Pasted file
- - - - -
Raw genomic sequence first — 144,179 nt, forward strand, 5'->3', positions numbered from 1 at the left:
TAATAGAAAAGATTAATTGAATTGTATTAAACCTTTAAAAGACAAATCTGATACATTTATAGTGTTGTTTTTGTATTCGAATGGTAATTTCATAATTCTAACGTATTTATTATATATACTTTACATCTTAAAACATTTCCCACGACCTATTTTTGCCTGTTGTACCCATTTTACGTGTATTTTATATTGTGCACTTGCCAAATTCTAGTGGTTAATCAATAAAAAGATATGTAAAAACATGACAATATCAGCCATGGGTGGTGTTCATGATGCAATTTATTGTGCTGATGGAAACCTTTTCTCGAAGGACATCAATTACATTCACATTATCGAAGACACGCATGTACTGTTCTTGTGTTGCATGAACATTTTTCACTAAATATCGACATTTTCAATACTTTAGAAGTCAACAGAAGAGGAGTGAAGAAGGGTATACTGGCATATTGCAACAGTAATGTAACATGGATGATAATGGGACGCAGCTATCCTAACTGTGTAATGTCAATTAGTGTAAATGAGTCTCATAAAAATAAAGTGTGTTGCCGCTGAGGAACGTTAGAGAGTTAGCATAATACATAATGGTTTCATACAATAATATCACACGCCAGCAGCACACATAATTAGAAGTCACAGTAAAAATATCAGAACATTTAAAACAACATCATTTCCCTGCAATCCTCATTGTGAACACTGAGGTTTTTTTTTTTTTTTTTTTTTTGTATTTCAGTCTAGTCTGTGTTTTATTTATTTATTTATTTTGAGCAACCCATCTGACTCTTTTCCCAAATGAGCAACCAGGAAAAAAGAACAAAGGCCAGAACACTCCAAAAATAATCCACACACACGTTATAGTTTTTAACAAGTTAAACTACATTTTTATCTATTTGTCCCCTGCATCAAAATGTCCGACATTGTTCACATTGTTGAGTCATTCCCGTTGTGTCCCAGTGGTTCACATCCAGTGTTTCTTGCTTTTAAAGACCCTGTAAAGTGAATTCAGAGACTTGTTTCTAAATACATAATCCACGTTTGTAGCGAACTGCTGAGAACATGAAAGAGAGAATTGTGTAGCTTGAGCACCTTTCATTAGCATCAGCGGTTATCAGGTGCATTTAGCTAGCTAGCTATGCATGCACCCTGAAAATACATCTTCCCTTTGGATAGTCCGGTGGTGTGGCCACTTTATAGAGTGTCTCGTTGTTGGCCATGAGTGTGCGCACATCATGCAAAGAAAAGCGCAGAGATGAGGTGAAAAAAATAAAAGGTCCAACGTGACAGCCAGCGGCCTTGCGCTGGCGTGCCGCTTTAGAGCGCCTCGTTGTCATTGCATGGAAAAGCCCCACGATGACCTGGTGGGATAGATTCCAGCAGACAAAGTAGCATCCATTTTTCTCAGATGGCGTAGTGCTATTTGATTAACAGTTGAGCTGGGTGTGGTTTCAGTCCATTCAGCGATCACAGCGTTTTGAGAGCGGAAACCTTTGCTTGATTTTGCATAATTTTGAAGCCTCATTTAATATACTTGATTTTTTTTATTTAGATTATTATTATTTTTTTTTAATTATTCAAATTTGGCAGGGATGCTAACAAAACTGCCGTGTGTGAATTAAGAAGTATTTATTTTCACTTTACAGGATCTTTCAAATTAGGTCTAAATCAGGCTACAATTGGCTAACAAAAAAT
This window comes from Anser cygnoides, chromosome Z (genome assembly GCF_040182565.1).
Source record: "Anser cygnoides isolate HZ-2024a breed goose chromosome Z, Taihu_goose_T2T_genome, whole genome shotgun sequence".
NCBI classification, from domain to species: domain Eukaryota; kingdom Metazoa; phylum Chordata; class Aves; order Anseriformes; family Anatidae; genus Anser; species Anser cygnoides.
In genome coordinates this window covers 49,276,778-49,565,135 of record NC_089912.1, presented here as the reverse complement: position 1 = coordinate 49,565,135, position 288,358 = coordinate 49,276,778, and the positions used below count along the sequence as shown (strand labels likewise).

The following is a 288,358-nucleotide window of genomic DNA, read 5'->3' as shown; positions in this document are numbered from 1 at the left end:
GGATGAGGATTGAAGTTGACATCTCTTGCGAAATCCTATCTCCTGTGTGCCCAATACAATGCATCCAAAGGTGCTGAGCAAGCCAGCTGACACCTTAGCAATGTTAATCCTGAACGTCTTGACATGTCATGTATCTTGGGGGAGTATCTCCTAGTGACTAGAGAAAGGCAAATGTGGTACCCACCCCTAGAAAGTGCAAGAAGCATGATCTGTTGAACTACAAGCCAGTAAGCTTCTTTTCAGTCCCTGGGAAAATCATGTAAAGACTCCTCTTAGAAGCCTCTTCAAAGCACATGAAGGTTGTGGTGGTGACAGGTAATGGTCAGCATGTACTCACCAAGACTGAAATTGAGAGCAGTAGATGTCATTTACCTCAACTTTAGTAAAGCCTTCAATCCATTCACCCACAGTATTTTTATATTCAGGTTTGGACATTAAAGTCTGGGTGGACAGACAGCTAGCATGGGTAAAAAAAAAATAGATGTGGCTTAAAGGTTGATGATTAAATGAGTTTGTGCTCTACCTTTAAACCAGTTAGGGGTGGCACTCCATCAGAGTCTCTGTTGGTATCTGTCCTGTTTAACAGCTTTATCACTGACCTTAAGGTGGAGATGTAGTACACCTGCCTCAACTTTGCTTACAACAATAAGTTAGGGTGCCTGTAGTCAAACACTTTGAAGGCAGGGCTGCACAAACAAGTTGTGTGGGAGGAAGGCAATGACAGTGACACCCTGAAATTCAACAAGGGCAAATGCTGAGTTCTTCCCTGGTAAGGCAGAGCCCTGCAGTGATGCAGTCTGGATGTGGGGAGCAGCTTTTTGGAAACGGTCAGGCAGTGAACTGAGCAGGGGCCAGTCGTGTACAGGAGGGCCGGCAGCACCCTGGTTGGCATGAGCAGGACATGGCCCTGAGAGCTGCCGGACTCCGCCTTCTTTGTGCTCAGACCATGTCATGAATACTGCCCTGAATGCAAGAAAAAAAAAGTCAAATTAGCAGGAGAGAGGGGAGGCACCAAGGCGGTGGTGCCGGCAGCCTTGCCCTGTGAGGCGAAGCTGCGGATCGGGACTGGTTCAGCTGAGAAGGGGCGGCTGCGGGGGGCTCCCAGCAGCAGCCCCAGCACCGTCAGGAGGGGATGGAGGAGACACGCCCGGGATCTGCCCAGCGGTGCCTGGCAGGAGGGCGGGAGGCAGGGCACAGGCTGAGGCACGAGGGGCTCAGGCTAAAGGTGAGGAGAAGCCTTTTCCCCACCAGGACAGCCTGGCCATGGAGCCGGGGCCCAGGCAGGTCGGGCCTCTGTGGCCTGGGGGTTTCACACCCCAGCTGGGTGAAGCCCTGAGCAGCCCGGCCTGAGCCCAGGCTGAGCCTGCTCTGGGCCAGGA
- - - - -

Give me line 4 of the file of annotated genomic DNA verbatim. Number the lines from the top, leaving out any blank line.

Source record: "Anser cygnoides isolate HZ-2024a breed goose chromosome Z, Taihu_goose_T2T_genome, whole genome shotgun sequence".